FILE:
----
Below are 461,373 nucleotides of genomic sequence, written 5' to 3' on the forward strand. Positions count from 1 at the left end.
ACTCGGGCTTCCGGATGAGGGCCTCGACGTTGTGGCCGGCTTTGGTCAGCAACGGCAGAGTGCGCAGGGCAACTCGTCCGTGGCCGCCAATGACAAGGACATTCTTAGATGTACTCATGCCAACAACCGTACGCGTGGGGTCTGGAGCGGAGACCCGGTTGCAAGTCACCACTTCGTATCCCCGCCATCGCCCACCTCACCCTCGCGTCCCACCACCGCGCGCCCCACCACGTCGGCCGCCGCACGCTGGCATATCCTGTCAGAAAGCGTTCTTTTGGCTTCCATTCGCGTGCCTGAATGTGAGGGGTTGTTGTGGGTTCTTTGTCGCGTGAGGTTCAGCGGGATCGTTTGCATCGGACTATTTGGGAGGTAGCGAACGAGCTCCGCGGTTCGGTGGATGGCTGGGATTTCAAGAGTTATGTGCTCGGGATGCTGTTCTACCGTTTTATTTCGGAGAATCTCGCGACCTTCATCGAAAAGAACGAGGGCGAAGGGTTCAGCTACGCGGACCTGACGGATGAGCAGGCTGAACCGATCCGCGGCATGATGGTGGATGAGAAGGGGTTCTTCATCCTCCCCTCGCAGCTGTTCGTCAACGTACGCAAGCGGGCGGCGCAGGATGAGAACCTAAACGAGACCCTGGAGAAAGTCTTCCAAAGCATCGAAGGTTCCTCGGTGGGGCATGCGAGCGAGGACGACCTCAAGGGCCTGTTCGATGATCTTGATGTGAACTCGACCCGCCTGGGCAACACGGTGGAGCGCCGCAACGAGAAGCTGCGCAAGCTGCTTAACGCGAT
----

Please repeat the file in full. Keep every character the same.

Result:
Below are 461,373 nucleotides of genomic sequence, written 5' to 3' on the forward strand. Positions count from 1 at the left end.
ACTCGGGCTTCCGGATGAGGGCCTCGACGTTGTGGCCGGCTTTGGTCAGCAACGGCAGAGTGCGCAGGGCAACTCGTCCGTGGCCGCCAATGACAAGGACATTCTTAGATGTACTCATGCCAACAACCGTACGCGTGGGGTCTGGAGCGGAGACCCGGTTGCAAGTCACCACTTCGTATCCCCGCCATCGCCCACCTCACCCTCGCGTCCCACCACCGCGCGCCCCACCACGTCGGCCGCCGCACGCTGGCATATCCTGTCAGAAAGCGTTCTTTTGGCTTCCATTCGCGTGCCTGAATGTGAGGGGTTGTTGTGGGTTCTTTGTCGCGTGAGGTTCAGCGGGATCGTTTGCATCGGACTATTTGGGAGGTAGCGAACGAGCTCCGCGGTTCGGTGGATGGCTGGGATTTCAAGAGTTATGTGCTCGGGATGCTGTTCTACCGTTTTATTTCGGAGAATCTCGCGACCTTCATCGAAAAGAACGAGGGCGAAGGGTTCAGCTACGCGGACCTGACGGATGAGCAGGCTGAACCGATCCGCGGCATGATGGTGGATGAGAAGGGGTTCTTCATCCTCCCCTCGCAGCTGTTCGTCAACGTACGCAAGCGGGCGGCGCAGGATGAGAACCTAAACGAGACCCTGGAGAAAGTCTTCCAAAGCATCGAAGGTTCCTCGGTGGGGCATGCGAGCGAGGACGACCTCAAGGGCCTGTTCGATGATCTTGATGTGAACTCGACCCGCCTGGGCAACACGGTGGAGCGCCGCAACGAGAAGCTGCGCAAGCTGCTTAACGCGAT